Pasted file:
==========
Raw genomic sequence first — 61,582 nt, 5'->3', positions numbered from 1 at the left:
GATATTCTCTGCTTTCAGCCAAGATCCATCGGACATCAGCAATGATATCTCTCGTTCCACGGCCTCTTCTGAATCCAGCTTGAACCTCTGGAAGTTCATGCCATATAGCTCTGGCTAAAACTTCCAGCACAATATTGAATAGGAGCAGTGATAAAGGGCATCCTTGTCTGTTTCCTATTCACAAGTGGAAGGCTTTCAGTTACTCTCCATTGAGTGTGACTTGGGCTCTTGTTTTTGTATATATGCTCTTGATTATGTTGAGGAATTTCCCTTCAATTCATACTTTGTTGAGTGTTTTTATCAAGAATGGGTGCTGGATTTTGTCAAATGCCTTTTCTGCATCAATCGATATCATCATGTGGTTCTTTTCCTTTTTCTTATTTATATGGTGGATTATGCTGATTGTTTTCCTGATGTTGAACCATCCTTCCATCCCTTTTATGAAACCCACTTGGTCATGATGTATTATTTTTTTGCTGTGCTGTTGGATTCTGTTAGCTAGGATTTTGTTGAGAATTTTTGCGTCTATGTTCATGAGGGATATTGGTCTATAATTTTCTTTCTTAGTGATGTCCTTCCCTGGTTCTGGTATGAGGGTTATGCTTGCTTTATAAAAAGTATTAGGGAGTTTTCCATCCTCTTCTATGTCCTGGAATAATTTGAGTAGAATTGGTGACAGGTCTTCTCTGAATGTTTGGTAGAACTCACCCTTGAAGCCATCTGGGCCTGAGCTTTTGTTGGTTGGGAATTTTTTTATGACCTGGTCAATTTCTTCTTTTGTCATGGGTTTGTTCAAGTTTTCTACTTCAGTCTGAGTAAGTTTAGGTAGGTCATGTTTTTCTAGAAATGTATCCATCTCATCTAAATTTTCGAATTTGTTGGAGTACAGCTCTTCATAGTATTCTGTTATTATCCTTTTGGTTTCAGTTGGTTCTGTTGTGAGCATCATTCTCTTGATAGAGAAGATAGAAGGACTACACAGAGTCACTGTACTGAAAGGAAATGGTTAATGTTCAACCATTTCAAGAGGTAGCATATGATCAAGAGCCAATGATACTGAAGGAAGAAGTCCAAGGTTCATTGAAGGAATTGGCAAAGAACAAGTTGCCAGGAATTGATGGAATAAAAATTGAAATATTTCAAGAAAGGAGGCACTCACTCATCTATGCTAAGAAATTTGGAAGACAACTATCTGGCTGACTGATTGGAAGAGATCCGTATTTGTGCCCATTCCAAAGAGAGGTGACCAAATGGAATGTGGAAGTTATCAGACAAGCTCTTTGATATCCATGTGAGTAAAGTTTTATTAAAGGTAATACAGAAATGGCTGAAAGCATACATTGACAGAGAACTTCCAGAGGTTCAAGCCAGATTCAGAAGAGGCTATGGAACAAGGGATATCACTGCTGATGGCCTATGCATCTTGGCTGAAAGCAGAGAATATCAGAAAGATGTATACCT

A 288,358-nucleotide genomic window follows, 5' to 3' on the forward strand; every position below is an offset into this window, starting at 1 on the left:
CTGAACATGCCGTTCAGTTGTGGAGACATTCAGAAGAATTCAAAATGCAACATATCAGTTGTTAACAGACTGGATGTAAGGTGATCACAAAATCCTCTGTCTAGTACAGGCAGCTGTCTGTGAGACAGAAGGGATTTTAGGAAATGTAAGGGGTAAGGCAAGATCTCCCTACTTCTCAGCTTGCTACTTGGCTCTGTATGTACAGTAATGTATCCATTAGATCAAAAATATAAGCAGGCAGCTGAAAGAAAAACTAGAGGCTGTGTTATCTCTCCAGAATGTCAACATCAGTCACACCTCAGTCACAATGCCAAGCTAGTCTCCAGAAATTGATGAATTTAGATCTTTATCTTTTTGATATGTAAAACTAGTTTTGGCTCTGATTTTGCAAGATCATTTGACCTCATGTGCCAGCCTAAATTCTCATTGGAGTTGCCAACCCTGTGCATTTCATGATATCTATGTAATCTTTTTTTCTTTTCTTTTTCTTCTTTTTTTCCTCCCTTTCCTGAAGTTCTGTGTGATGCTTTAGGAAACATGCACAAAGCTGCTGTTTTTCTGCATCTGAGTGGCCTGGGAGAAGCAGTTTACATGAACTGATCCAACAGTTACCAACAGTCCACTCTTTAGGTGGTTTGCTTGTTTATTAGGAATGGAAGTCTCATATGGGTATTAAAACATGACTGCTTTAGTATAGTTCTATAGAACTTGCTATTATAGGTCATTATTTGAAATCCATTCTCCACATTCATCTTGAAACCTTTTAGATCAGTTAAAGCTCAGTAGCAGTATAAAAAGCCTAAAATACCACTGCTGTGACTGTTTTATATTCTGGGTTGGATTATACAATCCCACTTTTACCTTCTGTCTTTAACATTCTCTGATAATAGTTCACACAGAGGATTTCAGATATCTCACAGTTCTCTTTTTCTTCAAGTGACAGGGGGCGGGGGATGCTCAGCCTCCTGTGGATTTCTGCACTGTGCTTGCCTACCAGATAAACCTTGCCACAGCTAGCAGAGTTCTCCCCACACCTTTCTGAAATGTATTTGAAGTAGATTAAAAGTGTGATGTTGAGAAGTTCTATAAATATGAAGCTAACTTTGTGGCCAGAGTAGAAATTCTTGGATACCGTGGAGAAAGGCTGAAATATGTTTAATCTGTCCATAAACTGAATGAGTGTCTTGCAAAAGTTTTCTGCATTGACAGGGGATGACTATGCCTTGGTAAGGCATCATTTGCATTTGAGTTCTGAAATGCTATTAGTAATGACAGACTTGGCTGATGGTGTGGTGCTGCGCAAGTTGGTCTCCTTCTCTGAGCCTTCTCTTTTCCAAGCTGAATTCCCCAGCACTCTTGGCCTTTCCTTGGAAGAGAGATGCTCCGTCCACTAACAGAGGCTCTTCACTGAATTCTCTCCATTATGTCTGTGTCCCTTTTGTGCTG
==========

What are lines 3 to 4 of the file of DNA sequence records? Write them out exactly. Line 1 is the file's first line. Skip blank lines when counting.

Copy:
A 288,358-nucleotide genomic window follows, 5' to 3' on the forward strand; every position below is an offset into this window, starting at 1 on the left:
CTGAACATGCCGTTCAGTTGTGGAGACATTCAGAAGAATTCAAAATGCAACATATCAGTTGTTAACAGACTGGATGTAAGGTGATCACAAAATCCTCTGTCTAGTACAGGCAGCTGTCTGTGAGACAGAAGGGATTTTAGGAAATGTAAGGGGTAAGGCAAGATCTCCCTACTTCTCAGCTTGCTACTTGGCTCTGTATGTACAGTAATGTATCCATTAGATCAAAAATATAAGCAGGCAGCTGAAAGAAAAACTAGAGGCTGTGTTATCTCTCCAGAATGTCAACATCAGTCACACCTCAGTCACAATGCCAAGCTAGTCTCCAGAAATTGATGAATTTAGATCTTTATCTTTTTGATATGTAAAACTAGTTTTGGCTCTGATTTTGCAAGATCATTTGACCTCATGTGCCAGCCTAAATTCTCATTGGAGTTGCCAACCCTGTGCATTTCATGATATCTATGTAATCTTTTTTTCTTTTCTTTTTCTTCTTTTTTTCCTCCCTTTCCTGAAGTTCTGTGTGATGCTTTAGGAAACATGCACAAAGCTGCTGTTTTTCTGCATCTGAGTGGCCTGGGAGAAGCAGTTTACATGAACTGATCCAACAGTTACCAACAGTCCACTCTTTAGGTGGTTTGCTTGTTTATTAGGAATGGAAGTCTCATATGGGTATTAAAACATGACTGCTTTAGTATAGTTCTATAGAACTTGCTATTATAGGTCATTATTTGAAATCCATTCTCCACATTCATCTTGAAACCTTTTAGATCAGTTAAAGCTCAGTAGCAGTATAAAAAGCCTAAAATACCACTGCTGTGACTGTTTTATATTCTGGGTTGGATTATACAATCCCACTTTTACCTTCTGTCTTTAACATTCTCTGATAATAGTTCACACAGAGGATTTCAGATATCTCACAGTTCTCTTTTTCTTCAAGTGACAGGGGGCGGGGGATGCTCAGCCTCCTGTGGATTTCTGCACTGTGCTTGCCTACCAGATAAACCTTGCCACAGCTAGCAGAGTTCTCCCCACACCTTTCTGAAATGTATTTGAAGTAGATTAAAAGTGTGATGTTGAGAAGTTCTATAAATATGAAGCTAACTTTGTGGCCAGAGTAGAAATTCTTGGATACCGTGGAGAAAGGCTGAAATATGTTTAATCTGTCCATAAACTGAATGAGTGTCTTGCAAAAGTTTTCTGCATTGACAGGGGATGACTATGCCTTGGTAAGGCATCATTTGCATTTGAGTTCTGAAATGCTATTAGTAATGACAGACTTGGCTGATGGTGTGGTGCTGCGCAAGTTGGTCTCCTTCTCTGAGCCTTCTCTTTTCCAAGCTGAATTCCCCAGCACTCTTGGCCTTTCCTTGGAAGAGAGATGCTCCGTCCACTAACAGAGGCTCTTCACTGAATTCTCTCCATTATGTCTGTGTCCCTTTTGTGCTG